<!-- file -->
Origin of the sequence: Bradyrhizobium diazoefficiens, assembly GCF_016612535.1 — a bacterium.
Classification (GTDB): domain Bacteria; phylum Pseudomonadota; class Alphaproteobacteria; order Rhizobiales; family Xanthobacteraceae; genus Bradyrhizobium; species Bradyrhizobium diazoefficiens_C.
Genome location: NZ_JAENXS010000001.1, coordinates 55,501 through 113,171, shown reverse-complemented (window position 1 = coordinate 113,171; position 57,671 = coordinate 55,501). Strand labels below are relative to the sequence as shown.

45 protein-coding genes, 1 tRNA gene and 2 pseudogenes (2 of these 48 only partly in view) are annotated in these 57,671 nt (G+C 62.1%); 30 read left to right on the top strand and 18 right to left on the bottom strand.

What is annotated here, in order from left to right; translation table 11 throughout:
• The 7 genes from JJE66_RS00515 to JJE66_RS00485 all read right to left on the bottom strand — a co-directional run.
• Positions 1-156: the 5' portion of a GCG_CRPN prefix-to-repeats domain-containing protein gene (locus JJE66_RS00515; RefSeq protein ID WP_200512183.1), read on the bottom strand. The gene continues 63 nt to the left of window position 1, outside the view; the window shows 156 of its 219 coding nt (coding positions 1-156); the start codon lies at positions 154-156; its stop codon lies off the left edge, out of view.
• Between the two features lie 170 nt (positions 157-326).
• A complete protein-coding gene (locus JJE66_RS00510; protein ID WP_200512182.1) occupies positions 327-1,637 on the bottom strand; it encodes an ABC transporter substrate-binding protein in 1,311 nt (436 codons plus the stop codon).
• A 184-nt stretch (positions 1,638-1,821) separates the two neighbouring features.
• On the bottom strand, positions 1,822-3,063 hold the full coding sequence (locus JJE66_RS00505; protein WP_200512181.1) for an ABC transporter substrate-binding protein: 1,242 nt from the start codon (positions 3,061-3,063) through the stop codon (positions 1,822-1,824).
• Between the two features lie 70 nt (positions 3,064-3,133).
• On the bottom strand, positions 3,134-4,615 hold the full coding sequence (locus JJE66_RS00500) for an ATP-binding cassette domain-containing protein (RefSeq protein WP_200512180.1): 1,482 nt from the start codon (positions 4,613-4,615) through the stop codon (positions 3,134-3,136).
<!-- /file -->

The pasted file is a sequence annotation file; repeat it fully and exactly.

Origin of the sequence: Bradyrhizobium diazoefficiens, assembly GCF_016612535.1 — a bacterium.
Classification (GTDB): domain Bacteria; phylum Pseudomonadota; class Alphaproteobacteria; order Rhizobiales; family Xanthobacteraceae; genus Bradyrhizobium; species Bradyrhizobium diazoefficiens_C.
Genome location: NZ_JAENXS010000001.1, coordinates 55,501 through 113,171, shown reverse-complemented (window position 1 = coordinate 113,171; position 57,671 = coordinate 55,501). Strand labels below are relative to the sequence as shown.

45 protein-coding genes, 1 tRNA gene and 2 pseudogenes (2 of these 48 only partly in view) are annotated in these 57,671 nt (G+C 62.1%); 30 read left to right on the top strand and 18 right to left on the bottom strand.

What is annotated here, in order from left to right; translation table 11 throughout:
• The 7 genes from JJE66_RS00515 to JJE66_RS00485 all read right to left on the bottom strand — a co-directional run.
• Positions 1-156: the 5' portion of a GCG_CRPN prefix-to-repeats domain-containing protein gene (locus JJE66_RS00515; RefSeq protein ID WP_200512183.1), read on the bottom strand. The gene continues 63 nt to the left of window position 1, outside the view; the window shows 156 of its 219 coding nt (coding positions 1-156); the start codon lies at positions 154-156; its stop codon lies off the left edge, out of view.
• Between the two features lie 170 nt (positions 157-326).
• A complete protein-coding gene (locus JJE66_RS00510; protein ID WP_200512182.1) occupies positions 327-1,637 on the bottom strand; it encodes an ABC transporter substrate-binding protein in 1,311 nt (436 codons plus the stop codon).
• A 184-nt stretch (positions 1,638-1,821) separates the two neighbouring features.
• On the bottom strand, positions 1,822-3,063 hold the full coding sequence (locus JJE66_RS00505; protein WP_200512181.1) for an ABC transporter substrate-binding protein: 1,242 nt from the start codon (positions 3,061-3,063) through the stop codon (positions 1,822-1,824).
• Between the two features lie 70 nt (positions 3,064-3,133).
• On the bottom strand, positions 3,134-4,615 hold the full coding sequence (locus JJE66_RS00500) for an ATP-binding cassette domain-containing protein (RefSeq protein WP_200512180.1): 1,482 nt from the start codon (positions 4,613-4,615) through the stop codon (positions 3,134-3,136).